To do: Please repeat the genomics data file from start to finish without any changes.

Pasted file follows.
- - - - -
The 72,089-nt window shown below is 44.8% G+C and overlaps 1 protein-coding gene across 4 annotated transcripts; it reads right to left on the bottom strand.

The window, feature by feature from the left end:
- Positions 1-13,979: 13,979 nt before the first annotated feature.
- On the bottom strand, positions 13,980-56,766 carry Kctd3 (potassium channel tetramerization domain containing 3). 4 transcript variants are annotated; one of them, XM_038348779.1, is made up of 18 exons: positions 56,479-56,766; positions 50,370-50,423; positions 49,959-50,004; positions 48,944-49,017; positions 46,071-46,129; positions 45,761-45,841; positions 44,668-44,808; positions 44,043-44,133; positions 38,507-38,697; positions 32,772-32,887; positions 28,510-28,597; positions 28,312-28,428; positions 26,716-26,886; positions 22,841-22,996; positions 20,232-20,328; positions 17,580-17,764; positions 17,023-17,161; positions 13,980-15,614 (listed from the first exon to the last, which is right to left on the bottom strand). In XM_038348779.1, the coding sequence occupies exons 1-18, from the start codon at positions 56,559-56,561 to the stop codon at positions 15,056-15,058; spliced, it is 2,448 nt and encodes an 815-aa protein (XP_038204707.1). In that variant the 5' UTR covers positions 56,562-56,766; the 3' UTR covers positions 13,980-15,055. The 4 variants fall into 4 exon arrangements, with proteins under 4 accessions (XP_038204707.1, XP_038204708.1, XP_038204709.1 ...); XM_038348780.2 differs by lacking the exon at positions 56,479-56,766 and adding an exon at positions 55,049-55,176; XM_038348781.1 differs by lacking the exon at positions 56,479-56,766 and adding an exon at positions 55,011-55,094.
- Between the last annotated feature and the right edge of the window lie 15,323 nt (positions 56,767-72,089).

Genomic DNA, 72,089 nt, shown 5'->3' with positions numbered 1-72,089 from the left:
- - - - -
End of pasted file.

The 72,089-nt window shown below is 44.8% G+C and overlaps 1 protein-coding gene across 4 annotated transcripts; it reads right to left on the bottom strand.

The window, feature by feature from the left end:
- Positions 1-13,979: 13,979 nt before the first annotated feature.
- On the bottom strand, positions 13,980-56,766 carry Kctd3 (potassium channel tetramerization domain containing 3). 4 transcript variants are annotated; one of them, XM_038348779.1, is made up of 18 exons: positions 56,479-56,766; positions 50,370-50,423; positions 49,959-50,004; positions 48,944-49,017; positions 46,071-46,129; positions 45,761-45,841; positions 44,668-44,808; positions 44,043-44,133; positions 38,507-38,697; positions 32,772-32,887; positions 28,510-28,597; positions 28,312-28,428; positions 26,716-26,886; positions 22,841-22,996; positions 20,232-20,328; positions 17,580-17,764; positions 17,023-17,161; positions 13,980-15,614 (listed from the first exon to the last, which is right to left on the bottom strand). In XM_038348779.1, the coding sequence occupies exons 1-18, from the start codon at positions 56,559-56,561 to the stop codon at positions 15,056-15,058; spliced, it is 2,448 nt and encodes an 815-aa protein (XP_038204707.1). In that variant the 5' UTR covers positions 56,562-56,766; the 3' UTR covers positions 13,980-15,055. The 4 variants fall into 4 exon arrangements, with proteins under 4 accessions (XP_038204707.1, XP_038204708.1, XP_038204709.1 ...); XM_038348780.2 differs by lacking the exon at positions 56,479-56,766 and adding an exon at positions 55,049-55,176; XM_038348781.1 differs by lacking the exon at positions 56,479-56,766 and adding an exon at positions 55,011-55,094.
- Between the last annotated feature and the right edge of the window lie 15,323 nt (positions 56,767-72,089).

Genomic DNA, 72,089 nt, shown 5'->3' with positions numbered 1-72,089 from the left: